Hike in fuel price starts pushing up prices of goods, transportation and construction

Inflation expected to jump sharply

The steep hike in fuel price is adding to the misery of the people hit hard by the pandemic. The cost escalation in goods and services due to the fuel price hike has many worried about making ends meet.

The price of diesel has increased by Nu 17.18 (almost 20 percent) and petrol by Nu 10.62 (12 percent). Diesel is currently priced at Nu 100.59 and petrol at Nu 95.2 in Thimphu.

Although the Road Safety and Transport Authority (RSTA) did not officially increase the fare rate, however, passengers have come across taxi drivers charging higher fares.

Likewise, construction firms are already experiencing an increase in transportation charges and goods.

Economic Affairs Minister Loknath Sharma said the high inflation rate in the fuel price in the market is due to the price hike from the source, which is further exacerbated by the COVID-19 pandemic and various restrictions related to it.

“The inflation will definitely have an impact, and in a study done by the Royal Monetary Authority (RMA), it says that if the fuel price is increased by 10 percent then there will be an immediate inflationary pressure by 3.2 percent. And within three months, the inflation rate will go up to 5 percent after further inflation by around 1.6 percent,” Lyonpo Loknath Sharma said.

He added that the fuel price is an important component of the operation cost of freight transportation vehicles, like truck, thereby, increasing the cost of raw materials, export of industrials goods and commodities, which include the price of goods and services.

Though the monitoring of commodity pricing is a daily routine for the Office of Consumer Protection (OCP), however, there is nothing that OCP can do when it comes to transportation charges.

Lyonpo said OCP is monitoring to check if any shop is charging beyond the price limit, as no one should pay beyond the limit.

The ministry does not control or regulate the taxi fare rate, as it is done by RSTA in a cautious way to make sure there is no exorbitant fare increase.

“There is a standard formula which will allow the increase in fare. I believe RSTA will take care of it. However, given various pandemic situations, there will be people who will take advantage of the situation, which I think is not right to do as everyone is suffering at this juncture,” Lyonpo said.

The ministry advised the business entities to stock up on more goods even before the fuel inflation, and thereby, the business entities should not be charging extra to sell the goods to the customers.

 “For now, we are observing the price of the crude oil and we are seeing that it is slowly decreasing, whereby the price stands at USD 120 to 114 per barrel. Our expectation is that the price might come down a little bit.”

The ministry has suggested a few measures or immediate intervention to help the country’s economy.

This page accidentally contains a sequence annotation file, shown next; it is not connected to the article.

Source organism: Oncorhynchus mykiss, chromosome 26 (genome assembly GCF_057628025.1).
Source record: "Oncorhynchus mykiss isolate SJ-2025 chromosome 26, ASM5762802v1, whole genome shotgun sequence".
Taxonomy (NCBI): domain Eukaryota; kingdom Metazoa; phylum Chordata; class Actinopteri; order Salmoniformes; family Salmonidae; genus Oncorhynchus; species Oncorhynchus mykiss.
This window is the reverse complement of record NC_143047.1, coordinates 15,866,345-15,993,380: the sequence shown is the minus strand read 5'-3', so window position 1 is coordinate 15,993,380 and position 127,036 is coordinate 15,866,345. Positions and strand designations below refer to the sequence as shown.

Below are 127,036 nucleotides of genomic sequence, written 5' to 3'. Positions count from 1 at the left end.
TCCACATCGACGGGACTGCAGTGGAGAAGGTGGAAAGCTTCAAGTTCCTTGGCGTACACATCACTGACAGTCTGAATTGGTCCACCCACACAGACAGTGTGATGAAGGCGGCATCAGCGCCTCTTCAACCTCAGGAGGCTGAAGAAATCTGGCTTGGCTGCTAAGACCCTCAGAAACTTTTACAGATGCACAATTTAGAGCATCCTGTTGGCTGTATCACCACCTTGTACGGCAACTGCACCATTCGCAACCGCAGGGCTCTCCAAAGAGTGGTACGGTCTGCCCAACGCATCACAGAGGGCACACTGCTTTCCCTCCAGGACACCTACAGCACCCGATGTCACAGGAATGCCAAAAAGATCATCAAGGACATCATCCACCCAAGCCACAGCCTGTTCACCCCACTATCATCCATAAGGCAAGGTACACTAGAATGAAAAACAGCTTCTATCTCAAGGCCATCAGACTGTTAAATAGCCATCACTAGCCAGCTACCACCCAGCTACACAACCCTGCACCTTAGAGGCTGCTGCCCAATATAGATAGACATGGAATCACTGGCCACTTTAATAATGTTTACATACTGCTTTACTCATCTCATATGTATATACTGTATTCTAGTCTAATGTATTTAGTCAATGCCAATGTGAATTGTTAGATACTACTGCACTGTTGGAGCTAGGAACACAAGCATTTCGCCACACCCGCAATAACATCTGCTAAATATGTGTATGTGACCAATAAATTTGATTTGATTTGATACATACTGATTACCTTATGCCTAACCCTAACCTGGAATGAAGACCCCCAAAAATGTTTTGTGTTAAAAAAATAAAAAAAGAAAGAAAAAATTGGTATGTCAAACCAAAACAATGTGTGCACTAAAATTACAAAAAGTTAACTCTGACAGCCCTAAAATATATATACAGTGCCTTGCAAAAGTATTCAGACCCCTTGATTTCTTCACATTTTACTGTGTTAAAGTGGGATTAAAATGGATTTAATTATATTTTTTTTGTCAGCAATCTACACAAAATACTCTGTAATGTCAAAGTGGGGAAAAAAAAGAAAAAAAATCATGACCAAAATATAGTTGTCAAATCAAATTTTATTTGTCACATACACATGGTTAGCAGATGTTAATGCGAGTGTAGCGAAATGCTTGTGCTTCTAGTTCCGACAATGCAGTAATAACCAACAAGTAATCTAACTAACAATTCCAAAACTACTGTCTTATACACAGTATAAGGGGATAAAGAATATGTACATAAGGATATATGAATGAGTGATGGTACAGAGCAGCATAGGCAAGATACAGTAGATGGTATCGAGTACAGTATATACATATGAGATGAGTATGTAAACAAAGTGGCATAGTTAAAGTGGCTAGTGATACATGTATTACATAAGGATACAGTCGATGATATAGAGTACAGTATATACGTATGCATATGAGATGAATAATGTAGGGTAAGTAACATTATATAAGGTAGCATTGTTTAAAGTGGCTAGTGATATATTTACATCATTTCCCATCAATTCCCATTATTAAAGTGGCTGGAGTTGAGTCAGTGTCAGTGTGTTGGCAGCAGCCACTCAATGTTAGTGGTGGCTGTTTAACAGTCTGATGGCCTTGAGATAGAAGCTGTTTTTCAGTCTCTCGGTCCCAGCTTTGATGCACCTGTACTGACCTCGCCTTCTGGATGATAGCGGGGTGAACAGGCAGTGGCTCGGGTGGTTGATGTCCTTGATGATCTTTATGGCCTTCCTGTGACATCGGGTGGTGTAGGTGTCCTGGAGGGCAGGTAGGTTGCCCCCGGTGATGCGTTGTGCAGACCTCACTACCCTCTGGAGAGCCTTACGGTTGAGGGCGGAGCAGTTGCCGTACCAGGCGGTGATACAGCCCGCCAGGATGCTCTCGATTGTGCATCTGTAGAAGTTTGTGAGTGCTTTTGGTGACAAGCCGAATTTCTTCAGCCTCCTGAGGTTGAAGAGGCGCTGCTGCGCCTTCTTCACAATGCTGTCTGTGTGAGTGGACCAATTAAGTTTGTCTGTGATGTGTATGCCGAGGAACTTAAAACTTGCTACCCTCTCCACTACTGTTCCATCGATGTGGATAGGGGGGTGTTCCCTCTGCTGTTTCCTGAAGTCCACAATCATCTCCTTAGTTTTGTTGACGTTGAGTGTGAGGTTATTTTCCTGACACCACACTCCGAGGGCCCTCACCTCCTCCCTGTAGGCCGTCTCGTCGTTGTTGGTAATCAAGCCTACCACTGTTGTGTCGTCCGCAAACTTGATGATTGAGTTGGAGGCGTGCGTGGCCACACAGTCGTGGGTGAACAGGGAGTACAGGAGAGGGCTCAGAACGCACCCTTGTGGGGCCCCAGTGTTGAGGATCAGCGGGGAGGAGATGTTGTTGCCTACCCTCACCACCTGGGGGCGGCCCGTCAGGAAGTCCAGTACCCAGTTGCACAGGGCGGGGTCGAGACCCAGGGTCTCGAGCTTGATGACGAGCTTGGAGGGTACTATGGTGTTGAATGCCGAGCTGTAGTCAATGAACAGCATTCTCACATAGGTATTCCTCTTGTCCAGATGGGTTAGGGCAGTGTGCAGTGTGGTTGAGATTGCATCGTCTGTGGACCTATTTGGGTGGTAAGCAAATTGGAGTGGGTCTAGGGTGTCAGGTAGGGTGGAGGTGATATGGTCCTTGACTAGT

An official from RSTA said, “We have not revised the (transportation) fare due to the inflation in fuel price. The change in fuel price is erratic, and if we keep changing as per the change that would cause an administrative burden, and that won’t be a smart strategy as well.”

RSTA conducts a bi-annual revision of the fare, and only if the cumulative average is beyond the buffer range, they then revise the fare. Otherwise, it is not feasible to revise each and every time the fuel price changes, he added.

Meanwhile, a truck owner Tashi Dorji said that the transportation charges for the past two years has increased drastically due to various situation caused by the pandemic. Driver switching mode was one factor to increase in charges, as they had to employe two drivers for each truck, he said.

He said, “Now the fuel price has added to a further increase in transportation charges. Before, we used to transport the goods at Nu 20,000 for 12 metric ton (MT), but now it is not feasible at that rate because as per our calculation, we should charge them Nu 24,000 for 12 MT.”

However, it is difficult for the truck transportation owners to convince the consumers to accept the new rate, but there is a room for negotiation to favor both sides, he added.

Contractors have also claimed that everything is becoming costlier, starting from transportation charges to machine charges to procuring raw materials.

“Situation is getting worse each day, and we would be grateful if government could intervene and look for a way out,” they said.

Talking to a few of the business entities, some agreed to have increased the goods pricing, as everything they brought is a new stock with changes in transportation charges after inflation in fuel price. On the other hand, some of them denied increasing the price as they are still selling the old stock of goods.

A few of the taxi drivers said that it is hard to earn a living these days.

“We, as a whole, did not increase the fare, but there might be a few who must be over charging and taking advantage of the situation. However, if this goes on, we would expect RSTA and the government to consider the fare increase, as earning a living has become difficult and we cannot afford to operate the business on a loss,” said a few of the concerned taxi drivers in Thimphu.

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